It seems that Democratic National Committee chairperson Debbie Wasserman Schultz has herself programmed to automatically criticize any Republican governor in the U.S. for refusing to implement a state Obamacare exchange.
Wasserman Schultz made that contention on Tuesday about Nevada Governor Brian Sandoval. She did so on Nevada's "Ralston Reports," a TV program hosted by Jon Ralston, whose bio indicates that he is "a contributing editor at Politico Magazine" and that he has appeared "on national television, including programs on MSNBC, FOX and PBS." There's only one problem: Nevada tried to set up an Obamacare exchange, but decided to "scrap its crippled Obamacare exchange and join the federal HealthCare.gov for at least a year." Video and a transcript follow the jump.
The gay newspaper The Washington Blade recently carried this odd headline: “Trans Republican could make history in Nevada" as the first gender-confused state legislator.
Reporter Chris Johnson didn’t note that the R-word sounds odd for a “trans woman” who worked for the John Kerry for President campaign in Florida in 2004, but he did tout all the gay-left agenda items Scott’s pushed:
Update/Correction: MSNBC aired South Carolina Gov. Nikki Haley's speech. Haley is Indian-American. | A funny thing happened on race-obsessed MSNBC tonight. The liberal network failed to give viewers coverage of the speakers who happen to be member of racial minorities. As Francesca Chambers, Editor of Red Alert Politics, reported on August 28th:
When popular Tea Party candidate Ted Cruz, the GOP nominee for Senate, took the stage, MSNBC cut away from the Republican National Convention and the Hispanic Republican from Texas’ speech.
Campo-Flores answered in the affirmative, noting that Reid enjoyed anywhere from 68 to 90 percent support from Hispanic voters, depending on the exit polling model:
According to election-eve polling and analysis by Latino Decisions, a surveying firm, Hispanics chose Reid over Angle 90 percent to 8 percent—an astounding margin. CNN’s exit polls showed a significantly smaller spread, with Reid winning 68 percent to Angle’s 30 percent. But Latino Decisions argues that exit-polling methodology is typically inaccurate at measuring voting by Hispanics and other subgroups.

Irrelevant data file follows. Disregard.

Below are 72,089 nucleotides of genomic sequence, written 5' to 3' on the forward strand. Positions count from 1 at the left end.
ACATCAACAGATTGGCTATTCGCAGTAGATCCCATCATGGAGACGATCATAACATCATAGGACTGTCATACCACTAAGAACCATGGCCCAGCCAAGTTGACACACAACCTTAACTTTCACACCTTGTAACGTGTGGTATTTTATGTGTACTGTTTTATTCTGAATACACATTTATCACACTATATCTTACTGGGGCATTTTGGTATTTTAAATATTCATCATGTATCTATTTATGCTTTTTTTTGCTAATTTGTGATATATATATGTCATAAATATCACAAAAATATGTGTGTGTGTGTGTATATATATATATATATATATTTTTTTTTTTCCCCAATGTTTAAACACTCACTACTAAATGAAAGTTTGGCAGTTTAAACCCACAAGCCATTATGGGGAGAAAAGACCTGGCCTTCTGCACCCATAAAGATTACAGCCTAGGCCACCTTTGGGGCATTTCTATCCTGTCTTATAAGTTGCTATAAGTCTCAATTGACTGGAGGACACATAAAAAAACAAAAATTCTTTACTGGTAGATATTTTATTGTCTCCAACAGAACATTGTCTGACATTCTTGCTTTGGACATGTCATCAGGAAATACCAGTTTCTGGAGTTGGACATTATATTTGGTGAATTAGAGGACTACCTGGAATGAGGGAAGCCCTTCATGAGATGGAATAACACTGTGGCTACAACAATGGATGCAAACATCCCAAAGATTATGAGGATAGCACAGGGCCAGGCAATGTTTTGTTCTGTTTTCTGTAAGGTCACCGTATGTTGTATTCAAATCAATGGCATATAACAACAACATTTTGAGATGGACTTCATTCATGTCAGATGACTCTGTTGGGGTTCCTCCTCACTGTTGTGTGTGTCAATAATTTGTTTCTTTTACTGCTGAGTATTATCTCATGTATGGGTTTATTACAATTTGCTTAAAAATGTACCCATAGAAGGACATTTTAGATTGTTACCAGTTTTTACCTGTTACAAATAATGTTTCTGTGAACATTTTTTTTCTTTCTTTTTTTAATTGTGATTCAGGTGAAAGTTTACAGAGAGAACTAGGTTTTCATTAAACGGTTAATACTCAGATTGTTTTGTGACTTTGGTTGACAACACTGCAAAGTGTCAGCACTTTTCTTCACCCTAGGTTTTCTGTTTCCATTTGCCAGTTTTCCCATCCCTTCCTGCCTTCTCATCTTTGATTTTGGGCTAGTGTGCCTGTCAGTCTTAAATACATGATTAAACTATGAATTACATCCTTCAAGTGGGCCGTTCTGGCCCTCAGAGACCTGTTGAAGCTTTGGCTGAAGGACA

Campo-Flores took the argument even further, hinting that Republicans could see long-term decline and Democrats long-term gains thanks to "disenchantment" from Latino voters thanks to the party's conservative stance on immigration:
Culture and Media Institute Assistant Editor Nathan Burchfiel joined "Fox & Friends" co-host Steve Doocy on Aug. 13 to discuss media coverage of Harry Reid and the media double standard on controversial statements made by liberals versus conservatives.
Senate Majority Leader Harry Reid, D-Nev., told supporters on Aug. 10 that he couldn't understand why "anyone with Hispanic heritage could be a Republican."
"If you watch the national media, there's no outrage," Burchfiel said when asked where the uproar over Reid's comments had come from. "There's certainly a lot of confusion, I think, among Hispanic conservatives as to the reasoning behind Harry Reid's comments. It's clear that he is not reading the same polls that other people are reading about the way that Hispanics feel about the current administration, the way that the feel about the economy and jobs, and even the way they feel about immigration."
Burchfiel suggested that Reid "maybe ask Brian Sandoval why a Hispanic might affiliate himself with the GOP or with conservative ideology." Sandoval, who is Hispanic, is the GOP's nominee for Nevada governor. He is leading his Democratic opponent, Reid's son, Rory, by 19 points in the latest Las Vegas Review-Journal poll.